Huddy-Gunn Graduate Paper Award

Conference Details:

Through education, research, and collaboration, the National Association of Communication Centers (NACC) supports the advancement of communication centers on college and university campuses across the country. Our annual conference brings together center directors, coaches, support staff, and students to network, share experiences, and innovate.

Focus/Intent of the Award:

The Huddy-Gunn Graduate Paper Award honors outstanding communication center research by a graduate student. Submissions should be original research that investigates a topic from an empirical or theoretical perspective and meets the criteria of the call for conference submissions. The paper should focus on applying, challenging, modifying and/or developing a new theory. Research using quantitative and qualitative methods is welcomed provided that the methodology is clear and rigorous. Findings are not required to be generalizable yet findings that can be shared with and meaningful to a variety of communication centers is appreciated.

All communication center topics are welcome.

Coordinator: Jenny Southard

Eligibility:

To be eligible for this award, the submitting author must be:

  1. Enrolled in a graduate degree seeking program at the time of submission or within one academic year prior to submission.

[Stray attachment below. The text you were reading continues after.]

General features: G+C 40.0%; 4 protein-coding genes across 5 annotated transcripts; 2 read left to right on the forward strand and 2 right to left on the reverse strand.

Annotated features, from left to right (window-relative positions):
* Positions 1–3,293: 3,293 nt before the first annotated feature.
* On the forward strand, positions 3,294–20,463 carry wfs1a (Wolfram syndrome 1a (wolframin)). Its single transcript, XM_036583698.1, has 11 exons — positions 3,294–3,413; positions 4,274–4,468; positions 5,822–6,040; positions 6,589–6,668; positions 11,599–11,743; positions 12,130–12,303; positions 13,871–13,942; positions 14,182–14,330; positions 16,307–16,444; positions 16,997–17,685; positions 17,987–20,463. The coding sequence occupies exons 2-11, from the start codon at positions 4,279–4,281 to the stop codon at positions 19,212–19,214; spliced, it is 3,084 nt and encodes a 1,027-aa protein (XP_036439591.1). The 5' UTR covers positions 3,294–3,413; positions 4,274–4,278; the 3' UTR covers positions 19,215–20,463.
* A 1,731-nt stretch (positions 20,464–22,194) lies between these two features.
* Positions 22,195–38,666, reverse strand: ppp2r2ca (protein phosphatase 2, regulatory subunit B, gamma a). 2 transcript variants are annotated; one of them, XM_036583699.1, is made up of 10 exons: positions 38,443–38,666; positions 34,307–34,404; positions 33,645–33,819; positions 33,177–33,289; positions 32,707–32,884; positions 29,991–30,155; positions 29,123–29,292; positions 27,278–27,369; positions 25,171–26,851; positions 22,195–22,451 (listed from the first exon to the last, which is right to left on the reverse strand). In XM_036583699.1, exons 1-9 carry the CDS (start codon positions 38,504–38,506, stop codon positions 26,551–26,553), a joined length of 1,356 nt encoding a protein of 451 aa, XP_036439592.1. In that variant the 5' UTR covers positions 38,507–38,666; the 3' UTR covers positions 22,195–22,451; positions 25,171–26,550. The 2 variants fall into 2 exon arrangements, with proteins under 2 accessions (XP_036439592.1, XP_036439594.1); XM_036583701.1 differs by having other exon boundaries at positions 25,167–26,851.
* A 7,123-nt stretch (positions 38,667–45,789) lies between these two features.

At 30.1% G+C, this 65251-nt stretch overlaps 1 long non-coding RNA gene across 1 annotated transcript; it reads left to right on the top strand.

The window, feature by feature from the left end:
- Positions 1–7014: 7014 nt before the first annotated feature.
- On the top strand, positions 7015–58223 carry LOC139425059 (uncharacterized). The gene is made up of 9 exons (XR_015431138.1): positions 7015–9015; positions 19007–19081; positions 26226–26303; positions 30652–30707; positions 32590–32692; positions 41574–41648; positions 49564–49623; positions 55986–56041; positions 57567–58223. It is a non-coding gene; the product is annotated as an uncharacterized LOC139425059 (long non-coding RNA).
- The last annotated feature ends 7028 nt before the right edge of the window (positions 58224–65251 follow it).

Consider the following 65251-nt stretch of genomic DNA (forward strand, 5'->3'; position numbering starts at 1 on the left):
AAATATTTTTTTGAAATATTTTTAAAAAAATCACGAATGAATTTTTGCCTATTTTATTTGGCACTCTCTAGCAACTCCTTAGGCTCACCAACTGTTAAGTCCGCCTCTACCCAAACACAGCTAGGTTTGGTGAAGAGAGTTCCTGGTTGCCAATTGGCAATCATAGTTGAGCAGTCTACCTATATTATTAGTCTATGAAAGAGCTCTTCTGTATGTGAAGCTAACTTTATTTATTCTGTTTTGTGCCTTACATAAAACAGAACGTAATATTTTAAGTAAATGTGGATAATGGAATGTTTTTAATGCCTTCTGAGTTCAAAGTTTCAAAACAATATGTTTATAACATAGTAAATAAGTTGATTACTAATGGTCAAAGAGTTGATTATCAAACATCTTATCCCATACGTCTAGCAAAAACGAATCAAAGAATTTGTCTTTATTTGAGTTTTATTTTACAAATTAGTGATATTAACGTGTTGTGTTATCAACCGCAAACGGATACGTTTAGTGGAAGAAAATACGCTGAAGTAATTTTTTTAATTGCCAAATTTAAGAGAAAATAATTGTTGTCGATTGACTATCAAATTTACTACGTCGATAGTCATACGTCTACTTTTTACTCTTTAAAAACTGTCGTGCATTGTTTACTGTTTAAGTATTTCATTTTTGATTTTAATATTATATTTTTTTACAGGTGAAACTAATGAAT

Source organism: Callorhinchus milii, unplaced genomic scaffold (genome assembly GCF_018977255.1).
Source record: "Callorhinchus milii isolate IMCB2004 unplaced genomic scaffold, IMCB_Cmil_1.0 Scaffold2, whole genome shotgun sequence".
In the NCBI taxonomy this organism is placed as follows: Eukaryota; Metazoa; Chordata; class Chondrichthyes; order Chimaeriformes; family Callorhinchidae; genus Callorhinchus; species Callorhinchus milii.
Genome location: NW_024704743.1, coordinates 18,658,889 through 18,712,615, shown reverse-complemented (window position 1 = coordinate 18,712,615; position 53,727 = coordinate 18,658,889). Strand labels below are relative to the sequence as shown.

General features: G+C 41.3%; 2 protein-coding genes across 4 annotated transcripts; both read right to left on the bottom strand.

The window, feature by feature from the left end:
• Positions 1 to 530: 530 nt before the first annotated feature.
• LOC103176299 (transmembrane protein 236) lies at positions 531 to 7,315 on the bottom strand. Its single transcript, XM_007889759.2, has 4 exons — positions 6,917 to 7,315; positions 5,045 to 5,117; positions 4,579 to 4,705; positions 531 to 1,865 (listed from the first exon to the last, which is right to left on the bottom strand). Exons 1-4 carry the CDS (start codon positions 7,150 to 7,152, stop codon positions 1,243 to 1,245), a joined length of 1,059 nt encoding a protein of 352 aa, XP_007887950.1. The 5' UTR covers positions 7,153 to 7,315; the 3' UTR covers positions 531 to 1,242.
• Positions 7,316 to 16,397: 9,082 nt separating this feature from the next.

2. Registered for and attend the conference to present the work (at least one author).

To be eligible for this award, all research must be:

  1. Centered on a communication center theory or topic
  2. Original work of the author/authors
  3. At the time of submission, not previously published or accepted for publication, and not presented or in review for presentation at another conference.
  4. Not a major thesis or dissertation project (coursework papers are accepted)
  5. Completed by at least one graduate student without assistance from any faculty or staff member (if a graduate student works with an undergraduate, the work must be entered into the graduate competition; if a graduate student works with a faculty/staff member, the work must be entered into the faculty/staff competition)